Broward Schools & Property Tax Edition: Capitol to Courthouse Headliners–August 19
Aug 19, 2008
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The fate of the Amendment 5 tax swap is in the hands of the Florida Supreme Court.
This is an appeal from a trial court order authorizing constitutional Amendments 7 & 9, proposed by the Florida Taxation & Budget Reform Commission, to be placed on the November ballot.
The Attorney General has filed a citizens’ initiative regarding a 1.35% tax cap.
The Florida Chamber of Commerce didn’t waste any time weighing in on the scuttling of Amendment 5. Within hours of a Leon County judge ruling Thursday the amendment’s wording was misleading and pulling it from the November ballot, the state chamber sent an open letter to Gov. Charlie Crist.
The Office of Economic and Demographic Research has scheduled a Revenue Estimating Conference for Tuesday, August 26, 2008 starting at 10:00 a.m. in Room 117 of the Knott Building, The Capitol, Tallahassee, Florida.
With colored blocks and a stuffed toy ostrich, an influential legislative money manager wound up his 10-city campaign against the tax-swap constitutional amendment Monday.
Although a circuit judge threw Amendment 5 off the ballot last week, state Sen. Mike Haridopolos said his ‘Protect Florida’s Future’ campaign will not stop.
So many raving paranoid conspiracy theories flow into my e-mail basket, some days it’s like I’ve got a direct Internet connection with an asylum.
The day before economists are expected to announce a $1 billion-plus hole in the state budget, Gov. Charlie Crist assembled his state agency heads Thursday afternoon and ordered them to do everything they can to accelerate road and school construction projects.
With top economists expected to announce grim budget news for Florida — possibly the worst for the state’s government in decades — an unlikely alliance of groups representing children, the elderly and taxpayers is demanding a solution.
The state Board of Education will consider approving a proposed $15.9-billion operating budget for schools and community colleges next year when it meets in Tallahassee next week. That’s up 7.9 percent from the $14.7-billion it got this year.
November ballot will hold two referendum questions on issue
Pat Lockett-Felder isn’t on the ballot outside Duval County. But during three days in June, backers in New York, Michigan and Virginia sent $5,500 to her campaign for a Florida House seat.
With final approval from the state board of education Tuesday, the Broward School Board will have the exclusive authority to allow new charter schools to open within its borders.
Breakthrough Miami, a program in which students teach students, has concluded another inspiring summer and opened a new site at Doctors Charter School of Miami Shores.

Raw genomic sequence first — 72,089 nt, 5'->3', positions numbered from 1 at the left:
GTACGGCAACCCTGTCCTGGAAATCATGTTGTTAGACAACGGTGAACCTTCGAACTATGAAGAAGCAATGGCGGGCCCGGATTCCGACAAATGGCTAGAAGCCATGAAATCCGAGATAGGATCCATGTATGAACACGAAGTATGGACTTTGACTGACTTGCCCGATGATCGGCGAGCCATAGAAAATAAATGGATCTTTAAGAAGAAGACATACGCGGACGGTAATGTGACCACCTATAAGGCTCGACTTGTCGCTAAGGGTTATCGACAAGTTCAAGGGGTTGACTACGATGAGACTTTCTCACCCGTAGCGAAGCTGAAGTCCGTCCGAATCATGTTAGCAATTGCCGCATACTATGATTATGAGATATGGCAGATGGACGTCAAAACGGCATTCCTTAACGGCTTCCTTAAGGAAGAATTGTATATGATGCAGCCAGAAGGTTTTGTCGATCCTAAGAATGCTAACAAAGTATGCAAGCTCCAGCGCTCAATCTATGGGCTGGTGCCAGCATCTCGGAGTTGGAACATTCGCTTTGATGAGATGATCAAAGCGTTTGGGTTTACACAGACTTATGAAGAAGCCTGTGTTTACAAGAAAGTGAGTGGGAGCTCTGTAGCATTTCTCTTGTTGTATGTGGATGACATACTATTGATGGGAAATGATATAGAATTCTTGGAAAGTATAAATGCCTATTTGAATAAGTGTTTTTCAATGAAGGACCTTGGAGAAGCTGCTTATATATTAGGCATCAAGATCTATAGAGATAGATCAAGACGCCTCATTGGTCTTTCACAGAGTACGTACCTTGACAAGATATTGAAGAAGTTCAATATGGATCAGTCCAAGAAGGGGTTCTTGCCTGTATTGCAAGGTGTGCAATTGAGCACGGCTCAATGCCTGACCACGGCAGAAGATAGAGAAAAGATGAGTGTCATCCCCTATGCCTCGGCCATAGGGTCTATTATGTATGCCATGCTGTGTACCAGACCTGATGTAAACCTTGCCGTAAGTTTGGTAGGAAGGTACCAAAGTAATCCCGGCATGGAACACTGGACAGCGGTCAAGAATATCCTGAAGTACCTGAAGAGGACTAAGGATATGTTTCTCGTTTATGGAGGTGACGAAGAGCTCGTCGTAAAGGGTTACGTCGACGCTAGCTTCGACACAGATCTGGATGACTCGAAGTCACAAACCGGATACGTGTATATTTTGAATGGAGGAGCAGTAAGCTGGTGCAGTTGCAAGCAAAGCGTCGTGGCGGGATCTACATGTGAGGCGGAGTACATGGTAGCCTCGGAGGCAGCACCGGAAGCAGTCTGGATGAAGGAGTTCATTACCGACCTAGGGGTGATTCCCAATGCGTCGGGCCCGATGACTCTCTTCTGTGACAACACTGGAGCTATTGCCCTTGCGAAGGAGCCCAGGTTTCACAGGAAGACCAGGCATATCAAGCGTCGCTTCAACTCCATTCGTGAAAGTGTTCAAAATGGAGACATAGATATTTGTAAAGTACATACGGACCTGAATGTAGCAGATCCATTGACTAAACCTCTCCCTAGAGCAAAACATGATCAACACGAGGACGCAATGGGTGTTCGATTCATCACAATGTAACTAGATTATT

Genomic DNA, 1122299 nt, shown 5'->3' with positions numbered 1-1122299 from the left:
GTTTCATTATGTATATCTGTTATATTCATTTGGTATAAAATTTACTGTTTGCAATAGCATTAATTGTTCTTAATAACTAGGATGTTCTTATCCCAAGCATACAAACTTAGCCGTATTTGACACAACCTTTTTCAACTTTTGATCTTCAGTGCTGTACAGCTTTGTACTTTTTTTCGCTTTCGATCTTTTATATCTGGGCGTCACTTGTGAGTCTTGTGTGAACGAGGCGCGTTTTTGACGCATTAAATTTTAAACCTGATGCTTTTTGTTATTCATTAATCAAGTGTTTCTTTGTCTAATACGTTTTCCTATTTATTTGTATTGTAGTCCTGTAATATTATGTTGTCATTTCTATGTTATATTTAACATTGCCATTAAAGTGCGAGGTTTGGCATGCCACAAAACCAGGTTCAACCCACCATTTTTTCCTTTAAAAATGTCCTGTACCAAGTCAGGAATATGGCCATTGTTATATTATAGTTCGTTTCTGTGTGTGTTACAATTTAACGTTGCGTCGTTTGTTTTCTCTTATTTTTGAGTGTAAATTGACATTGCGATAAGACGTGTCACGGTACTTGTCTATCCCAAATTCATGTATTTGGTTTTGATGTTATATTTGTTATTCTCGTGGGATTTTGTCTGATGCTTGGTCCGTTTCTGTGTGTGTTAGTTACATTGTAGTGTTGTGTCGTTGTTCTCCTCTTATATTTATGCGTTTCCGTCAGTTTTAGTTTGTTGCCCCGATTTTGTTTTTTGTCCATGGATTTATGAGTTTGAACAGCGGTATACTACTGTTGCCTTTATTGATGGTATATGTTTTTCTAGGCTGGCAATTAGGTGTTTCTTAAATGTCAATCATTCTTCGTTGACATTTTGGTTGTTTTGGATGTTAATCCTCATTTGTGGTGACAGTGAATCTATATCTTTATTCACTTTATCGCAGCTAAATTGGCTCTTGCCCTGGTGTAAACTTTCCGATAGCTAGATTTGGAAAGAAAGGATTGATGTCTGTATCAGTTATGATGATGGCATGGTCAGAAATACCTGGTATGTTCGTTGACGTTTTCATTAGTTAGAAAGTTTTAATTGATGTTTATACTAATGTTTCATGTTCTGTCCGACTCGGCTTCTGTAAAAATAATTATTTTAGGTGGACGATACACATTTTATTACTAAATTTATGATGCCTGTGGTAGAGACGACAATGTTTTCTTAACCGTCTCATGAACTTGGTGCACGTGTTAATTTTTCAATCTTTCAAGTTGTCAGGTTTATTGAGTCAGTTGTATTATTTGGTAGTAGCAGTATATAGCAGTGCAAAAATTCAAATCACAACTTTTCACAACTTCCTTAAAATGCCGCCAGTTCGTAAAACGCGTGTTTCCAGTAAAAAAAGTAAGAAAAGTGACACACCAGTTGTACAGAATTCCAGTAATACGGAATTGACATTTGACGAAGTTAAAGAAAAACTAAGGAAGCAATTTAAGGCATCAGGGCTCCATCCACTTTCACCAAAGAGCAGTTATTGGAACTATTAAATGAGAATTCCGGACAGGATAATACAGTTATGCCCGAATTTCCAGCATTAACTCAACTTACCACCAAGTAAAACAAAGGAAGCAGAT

For 11-year-old Woody Jean-Louis, Breakthrough Miami was a dream come true.
The Palm Beach County School Board soon may extend an offer on raises for teachers, a month after the district said it didn’t have money in its budget for salary increases.
With a focus on the environment and energy-saving devices, Pine Jog Elementary’s a model for future eco-friendly projects.
The new Pine Jog Elementary, in all its wild, green glory, promises a special first day of school Monday.
School-district budgets have been stretched so tightly this year that a bitter joke has been resurrected: If you want to make copper wire, give a penny to two teachers.
When Hillsborough County middle and high school students return to classes Monday, many of their teachers will be struggling along with them.
For years, the first days of school always brought more students than expected into Southwest Florida classrooms, often resulting in a scramble to find enough teachers, classrooms and even desks to accommodate the crush.
Harder times and higher fuel prices are following kids back to school this fall.
Statistics on U.S. schools. Numbers with an ‘(x)’ are projections.
Some use own money to meet needs of students for school year
The annual back-to-school supplies list is growing.
The dreaded FCAT worksheet is dead. Or at least diminished.
You! says Sandra Tsing Loh, whose hilarious “Mother on Fire” is a rallying cry for urban parents who can’t afford a fancy private institution.
Once upon a time, Sandra Tsing Loh was a poster child for the First Amendment — “the Jennifer Aniston of amendments,” she says — popular, glamorous, easy to love. This was back in 2004, shortly after Justin Timberlake ripped off part of Janet Jackson’s costume and revealed her bejeweled right breast to the Super Bowl-halftime-show-watching masses. Freedom of speech was very much on everyone’s mind — and when Loh got fired for inadvertently uttering the F-word on her Los Angeles public radio show, she found herself a cause celebre.
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